unit_density_aa : An anti-aliased version of unit_density with a maximum of 16 per unit per pixel. This gives you sub-pixel unit location and size.

You can check out detailed observation features on this Github page.

https://github.com/deepmind/pysc2/blob/master/docs/environment.md

Practice

I think you are not getting it with those documents. So, I prepared a simple practice to understand the internal observation data structures.

1. pysc2-examples Star & Fork

First of all, let’s go to the pysc2-examples Github repo.

https://github.com/chris-chris/pysc2-examples

Star it! :)

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Fork it! :)

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2. pysc2-examples git clone or git pull

Please clone my Github project or update the project using git pull :)

git clone https://github.com/chris-chris/pysc2-examples

If you already cloned it, please type git pull to update it to the latest code.

git pull

3. Check out the observation feature values using Debug mode

As we covered in tutorial 1, we are going to check the observations values using IntelliJ(or PyCharm) with debug mode.

Let’s open the project with IntelliJ, and open the file tests/scripted_test.py

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After opening scripted_test.py, click the area left to the line 39 below # Break Point!! comment.

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If you click that red box right after the line 39, you will see the red circle appear.

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Okay, we are now ready to see the internal feature data using debug mode.

Right-click the scripted_test.py file and click [Debug 'Unittests in scripte...]

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Yes! StarCraft II executed!

After waiting a moment, you will see that the StarCraft II is stopped as soon as it started. This is because of the Break Point we set.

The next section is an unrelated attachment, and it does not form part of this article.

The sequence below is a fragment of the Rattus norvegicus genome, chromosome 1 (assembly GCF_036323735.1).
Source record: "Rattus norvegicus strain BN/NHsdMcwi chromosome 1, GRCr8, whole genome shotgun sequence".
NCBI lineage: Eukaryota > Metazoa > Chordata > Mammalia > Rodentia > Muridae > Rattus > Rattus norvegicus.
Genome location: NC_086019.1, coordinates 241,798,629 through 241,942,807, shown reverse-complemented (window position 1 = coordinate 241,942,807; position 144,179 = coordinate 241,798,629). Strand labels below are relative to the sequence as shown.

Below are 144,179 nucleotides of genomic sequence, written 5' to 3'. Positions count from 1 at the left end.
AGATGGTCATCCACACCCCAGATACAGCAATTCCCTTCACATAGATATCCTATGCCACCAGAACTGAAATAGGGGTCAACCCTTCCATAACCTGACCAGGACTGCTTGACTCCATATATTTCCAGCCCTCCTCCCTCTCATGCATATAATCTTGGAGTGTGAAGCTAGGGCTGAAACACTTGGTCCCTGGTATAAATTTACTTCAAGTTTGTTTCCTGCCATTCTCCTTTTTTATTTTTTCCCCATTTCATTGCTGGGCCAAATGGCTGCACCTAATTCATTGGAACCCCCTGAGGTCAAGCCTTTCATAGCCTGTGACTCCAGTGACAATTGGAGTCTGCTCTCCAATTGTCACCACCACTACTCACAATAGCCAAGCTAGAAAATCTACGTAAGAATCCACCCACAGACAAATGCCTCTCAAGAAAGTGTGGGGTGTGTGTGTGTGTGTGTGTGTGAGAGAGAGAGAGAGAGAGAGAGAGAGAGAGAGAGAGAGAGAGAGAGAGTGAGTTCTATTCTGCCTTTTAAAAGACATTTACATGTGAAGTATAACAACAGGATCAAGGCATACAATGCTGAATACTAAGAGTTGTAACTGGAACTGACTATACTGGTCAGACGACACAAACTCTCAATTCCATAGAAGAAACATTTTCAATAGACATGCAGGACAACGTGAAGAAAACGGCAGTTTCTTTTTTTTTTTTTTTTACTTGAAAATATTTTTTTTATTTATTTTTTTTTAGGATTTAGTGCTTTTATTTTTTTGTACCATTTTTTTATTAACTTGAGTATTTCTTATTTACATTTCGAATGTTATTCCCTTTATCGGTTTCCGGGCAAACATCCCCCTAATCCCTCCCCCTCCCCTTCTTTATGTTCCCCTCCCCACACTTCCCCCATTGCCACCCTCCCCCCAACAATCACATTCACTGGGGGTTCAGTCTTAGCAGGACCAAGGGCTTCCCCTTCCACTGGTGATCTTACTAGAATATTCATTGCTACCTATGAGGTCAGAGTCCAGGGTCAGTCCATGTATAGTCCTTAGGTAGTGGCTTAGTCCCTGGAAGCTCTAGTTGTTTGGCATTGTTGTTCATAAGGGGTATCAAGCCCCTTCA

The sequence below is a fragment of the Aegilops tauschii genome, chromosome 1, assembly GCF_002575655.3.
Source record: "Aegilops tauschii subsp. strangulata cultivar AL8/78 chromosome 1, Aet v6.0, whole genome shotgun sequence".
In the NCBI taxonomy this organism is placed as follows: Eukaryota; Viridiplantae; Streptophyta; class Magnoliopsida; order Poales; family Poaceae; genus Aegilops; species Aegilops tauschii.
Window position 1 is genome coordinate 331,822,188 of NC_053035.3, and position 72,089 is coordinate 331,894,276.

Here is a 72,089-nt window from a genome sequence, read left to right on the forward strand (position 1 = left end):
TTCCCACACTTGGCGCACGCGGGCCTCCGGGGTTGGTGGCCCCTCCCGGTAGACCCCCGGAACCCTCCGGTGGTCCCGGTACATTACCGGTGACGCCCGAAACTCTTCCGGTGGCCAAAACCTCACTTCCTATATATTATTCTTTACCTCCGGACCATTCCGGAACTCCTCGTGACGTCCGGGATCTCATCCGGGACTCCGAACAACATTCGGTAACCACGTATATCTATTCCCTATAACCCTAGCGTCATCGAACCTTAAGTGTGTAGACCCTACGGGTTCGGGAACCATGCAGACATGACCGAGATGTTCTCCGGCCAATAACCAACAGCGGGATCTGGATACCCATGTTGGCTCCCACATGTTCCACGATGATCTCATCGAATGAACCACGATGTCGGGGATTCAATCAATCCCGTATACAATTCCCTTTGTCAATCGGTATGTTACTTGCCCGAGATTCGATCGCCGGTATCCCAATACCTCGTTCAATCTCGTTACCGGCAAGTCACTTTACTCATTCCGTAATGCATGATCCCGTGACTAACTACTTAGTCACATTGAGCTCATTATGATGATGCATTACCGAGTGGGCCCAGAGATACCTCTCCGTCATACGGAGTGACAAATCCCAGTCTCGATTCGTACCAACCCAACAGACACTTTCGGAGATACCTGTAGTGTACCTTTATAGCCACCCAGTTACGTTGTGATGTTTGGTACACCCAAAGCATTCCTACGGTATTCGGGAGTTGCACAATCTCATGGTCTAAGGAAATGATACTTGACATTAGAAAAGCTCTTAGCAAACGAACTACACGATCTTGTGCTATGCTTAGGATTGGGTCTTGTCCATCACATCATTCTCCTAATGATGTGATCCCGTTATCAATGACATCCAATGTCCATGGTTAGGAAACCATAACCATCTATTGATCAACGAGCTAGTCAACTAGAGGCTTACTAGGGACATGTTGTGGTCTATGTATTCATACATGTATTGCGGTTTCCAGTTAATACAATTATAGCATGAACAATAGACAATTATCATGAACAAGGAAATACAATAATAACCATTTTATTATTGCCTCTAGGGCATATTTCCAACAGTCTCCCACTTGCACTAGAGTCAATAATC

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Then we can freely check out the observation feature values. Let check it out on the Debug Console below.

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First, Let’s check out the screen field of the feature layers. Inside the screen feature layer, we’ll check the player_relative layer which tells us the hostile, friendly, neutral unit locations.

Using the debug mode, you can check out the internal values by clicking the triangle like below. Let’s click the triangle on the left side of obs variable.

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Again, let’s get into deeper. Click the triangle on the left side of 0 and observation. Okay, then we are in this state.

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obs[0].observation

And then, let’s click the triangle on the left side of the screen and [0:13]. Alright, we are at this stage.

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obs[0].observation["screen"]

Currently, we have 13 number of screen feature layers. Among the 13 screen feature layers, we are going to access the 6th layer which is the player_relative layer. The index of the player_relative layer is 5. So, let’s dig down into the player_relative layer by clicking the triangle. Also, let’s click triangle of [0:64].

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player_relative : Which units are friendly vs hostile. Takes values in [0, 4], denoting [background, self, ally, neutral, enemy] units respectively.

obs[0].observation["screen"][5]

Finally, we got the feature layer what I want to show you. You can check out the marines inside of 64 x 64 layer.

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Also, you can see the hostile enemies marked as four on the right side.

The essence of today’s tutorial is clear.

Tip: Use debug mode to understand the observation variables.

Okay, guys. You did a good job. On the next tutorial, I’ll cover the action spaces of the pysc2 environment.